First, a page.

Sherman presented no evidence to the trial court showing that Post 597's claimed boundary differed from the fence line. However, on summary judgment, we view the facts in the light most favorable to Sherman as the non-moving party. Revocable Trust of Timothy W. Griffin, supra. Post 597 has not met its burden of producing evidence of the “necessary certitude” to show that no genuine issue of fact remains because the record is devoid of any evidence equating the former fence line with the claimed boundary. Nichols, supra. The grant of summary judgment is reversed.

Judgment reversed.


1.  Sherman's land was previously owned by Katie Gunby, who inherited the property from her husband, the subdivision's developer, in 1977. Gunby sold the land to Free Indeed Holiness Church in 1986, which sold the land to Sherman, as noted above.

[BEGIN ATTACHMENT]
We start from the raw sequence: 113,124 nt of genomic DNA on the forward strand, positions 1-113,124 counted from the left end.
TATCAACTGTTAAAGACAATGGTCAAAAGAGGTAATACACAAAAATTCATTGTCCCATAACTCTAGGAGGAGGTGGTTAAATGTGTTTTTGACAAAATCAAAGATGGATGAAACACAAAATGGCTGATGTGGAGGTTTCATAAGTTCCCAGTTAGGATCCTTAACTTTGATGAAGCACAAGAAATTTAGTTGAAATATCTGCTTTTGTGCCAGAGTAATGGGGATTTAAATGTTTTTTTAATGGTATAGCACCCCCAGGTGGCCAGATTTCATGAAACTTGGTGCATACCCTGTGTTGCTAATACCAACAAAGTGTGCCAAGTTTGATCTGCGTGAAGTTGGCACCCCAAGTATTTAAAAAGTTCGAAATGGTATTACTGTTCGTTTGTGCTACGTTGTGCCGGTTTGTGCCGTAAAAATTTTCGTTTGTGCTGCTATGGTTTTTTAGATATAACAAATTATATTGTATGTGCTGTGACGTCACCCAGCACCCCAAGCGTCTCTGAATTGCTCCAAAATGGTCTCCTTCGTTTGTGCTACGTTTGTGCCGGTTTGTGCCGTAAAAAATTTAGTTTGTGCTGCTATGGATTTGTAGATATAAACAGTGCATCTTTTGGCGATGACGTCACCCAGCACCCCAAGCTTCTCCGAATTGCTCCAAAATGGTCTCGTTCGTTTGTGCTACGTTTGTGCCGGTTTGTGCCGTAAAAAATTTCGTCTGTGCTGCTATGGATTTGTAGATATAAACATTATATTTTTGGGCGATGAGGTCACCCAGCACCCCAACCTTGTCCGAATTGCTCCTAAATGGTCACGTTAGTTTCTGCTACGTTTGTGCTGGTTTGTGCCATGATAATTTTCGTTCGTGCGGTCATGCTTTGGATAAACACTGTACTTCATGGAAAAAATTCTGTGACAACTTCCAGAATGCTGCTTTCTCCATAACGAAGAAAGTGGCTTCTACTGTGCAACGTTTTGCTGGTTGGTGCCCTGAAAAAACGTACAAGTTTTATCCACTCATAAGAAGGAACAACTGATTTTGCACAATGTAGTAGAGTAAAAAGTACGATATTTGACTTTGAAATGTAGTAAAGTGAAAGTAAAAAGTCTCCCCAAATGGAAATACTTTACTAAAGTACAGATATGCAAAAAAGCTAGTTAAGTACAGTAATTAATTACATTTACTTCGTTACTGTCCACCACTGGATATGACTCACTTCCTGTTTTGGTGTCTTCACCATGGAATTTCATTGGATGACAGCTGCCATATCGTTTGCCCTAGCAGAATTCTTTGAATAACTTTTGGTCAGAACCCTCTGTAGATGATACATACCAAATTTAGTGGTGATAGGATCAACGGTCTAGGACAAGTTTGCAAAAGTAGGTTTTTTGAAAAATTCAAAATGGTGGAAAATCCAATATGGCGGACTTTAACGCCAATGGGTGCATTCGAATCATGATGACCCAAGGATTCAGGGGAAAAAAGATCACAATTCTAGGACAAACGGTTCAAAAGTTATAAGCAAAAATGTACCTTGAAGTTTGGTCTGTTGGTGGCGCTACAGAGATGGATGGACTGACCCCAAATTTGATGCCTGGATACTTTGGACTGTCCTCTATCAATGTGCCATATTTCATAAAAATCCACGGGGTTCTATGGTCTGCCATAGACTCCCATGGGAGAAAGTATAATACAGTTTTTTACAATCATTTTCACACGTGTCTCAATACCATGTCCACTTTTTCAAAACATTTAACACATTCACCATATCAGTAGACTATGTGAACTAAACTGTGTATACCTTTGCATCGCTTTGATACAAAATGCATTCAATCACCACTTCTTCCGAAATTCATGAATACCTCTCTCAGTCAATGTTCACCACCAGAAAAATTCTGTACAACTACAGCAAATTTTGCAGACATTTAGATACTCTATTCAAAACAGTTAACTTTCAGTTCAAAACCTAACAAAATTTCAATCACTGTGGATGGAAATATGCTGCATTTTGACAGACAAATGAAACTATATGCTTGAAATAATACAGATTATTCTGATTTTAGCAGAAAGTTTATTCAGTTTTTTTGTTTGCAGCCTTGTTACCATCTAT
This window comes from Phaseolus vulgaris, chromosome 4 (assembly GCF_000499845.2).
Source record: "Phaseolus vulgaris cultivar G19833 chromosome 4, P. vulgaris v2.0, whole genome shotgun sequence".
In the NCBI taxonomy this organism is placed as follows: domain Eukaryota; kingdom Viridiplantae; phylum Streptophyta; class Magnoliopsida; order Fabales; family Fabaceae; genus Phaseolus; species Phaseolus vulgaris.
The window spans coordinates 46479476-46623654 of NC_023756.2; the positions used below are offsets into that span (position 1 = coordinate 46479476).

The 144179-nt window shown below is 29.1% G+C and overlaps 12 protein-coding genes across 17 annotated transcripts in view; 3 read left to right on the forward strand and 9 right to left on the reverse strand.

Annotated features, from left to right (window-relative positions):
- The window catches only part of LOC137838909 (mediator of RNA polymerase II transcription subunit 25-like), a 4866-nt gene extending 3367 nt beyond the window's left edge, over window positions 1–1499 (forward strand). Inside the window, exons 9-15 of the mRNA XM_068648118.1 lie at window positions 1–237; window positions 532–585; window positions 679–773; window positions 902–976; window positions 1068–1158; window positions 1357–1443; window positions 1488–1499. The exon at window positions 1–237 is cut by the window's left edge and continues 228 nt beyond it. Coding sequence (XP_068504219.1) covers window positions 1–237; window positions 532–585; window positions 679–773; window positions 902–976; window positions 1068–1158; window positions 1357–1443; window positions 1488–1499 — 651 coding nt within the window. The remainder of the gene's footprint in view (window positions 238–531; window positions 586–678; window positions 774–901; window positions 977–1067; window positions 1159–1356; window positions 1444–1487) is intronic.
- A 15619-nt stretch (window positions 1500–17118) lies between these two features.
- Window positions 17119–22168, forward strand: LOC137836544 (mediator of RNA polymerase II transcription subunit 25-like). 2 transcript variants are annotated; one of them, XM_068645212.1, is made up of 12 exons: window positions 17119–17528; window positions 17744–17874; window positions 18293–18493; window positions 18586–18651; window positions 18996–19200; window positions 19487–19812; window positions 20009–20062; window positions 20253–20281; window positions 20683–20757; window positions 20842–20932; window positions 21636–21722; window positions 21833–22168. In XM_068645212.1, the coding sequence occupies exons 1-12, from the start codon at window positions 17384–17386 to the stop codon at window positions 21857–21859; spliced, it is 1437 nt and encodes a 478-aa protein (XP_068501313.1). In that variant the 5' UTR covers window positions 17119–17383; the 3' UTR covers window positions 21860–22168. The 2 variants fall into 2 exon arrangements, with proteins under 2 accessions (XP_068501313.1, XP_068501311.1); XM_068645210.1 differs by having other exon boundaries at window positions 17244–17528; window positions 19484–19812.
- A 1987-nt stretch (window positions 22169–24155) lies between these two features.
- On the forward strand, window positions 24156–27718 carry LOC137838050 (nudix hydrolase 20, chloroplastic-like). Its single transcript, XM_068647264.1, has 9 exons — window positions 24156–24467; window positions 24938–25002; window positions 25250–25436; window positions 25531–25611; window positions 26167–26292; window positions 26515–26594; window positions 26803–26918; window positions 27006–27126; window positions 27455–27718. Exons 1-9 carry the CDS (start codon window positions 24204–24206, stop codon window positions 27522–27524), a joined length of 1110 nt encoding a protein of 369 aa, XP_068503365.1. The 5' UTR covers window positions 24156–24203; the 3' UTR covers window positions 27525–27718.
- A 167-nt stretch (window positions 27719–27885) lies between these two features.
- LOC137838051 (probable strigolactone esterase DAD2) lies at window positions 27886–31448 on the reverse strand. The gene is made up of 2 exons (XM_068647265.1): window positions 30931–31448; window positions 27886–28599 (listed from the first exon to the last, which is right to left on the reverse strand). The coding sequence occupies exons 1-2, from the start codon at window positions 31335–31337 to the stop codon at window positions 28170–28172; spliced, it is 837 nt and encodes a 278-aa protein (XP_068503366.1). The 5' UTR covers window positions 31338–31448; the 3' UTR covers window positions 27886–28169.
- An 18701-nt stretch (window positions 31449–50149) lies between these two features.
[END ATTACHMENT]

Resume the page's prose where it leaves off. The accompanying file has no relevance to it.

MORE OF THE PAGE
2.  Although the trial court later references what it defines as one of the “belated affidavit[s,]” given the trial court's determination that Sherman had waived her right to present evidence, we can only assume that the trial court did not consider the “belated affidavit” in rendering its decision.

Ray, Judge.

ANDREWS, P. J., and McFADDEN, J., concur.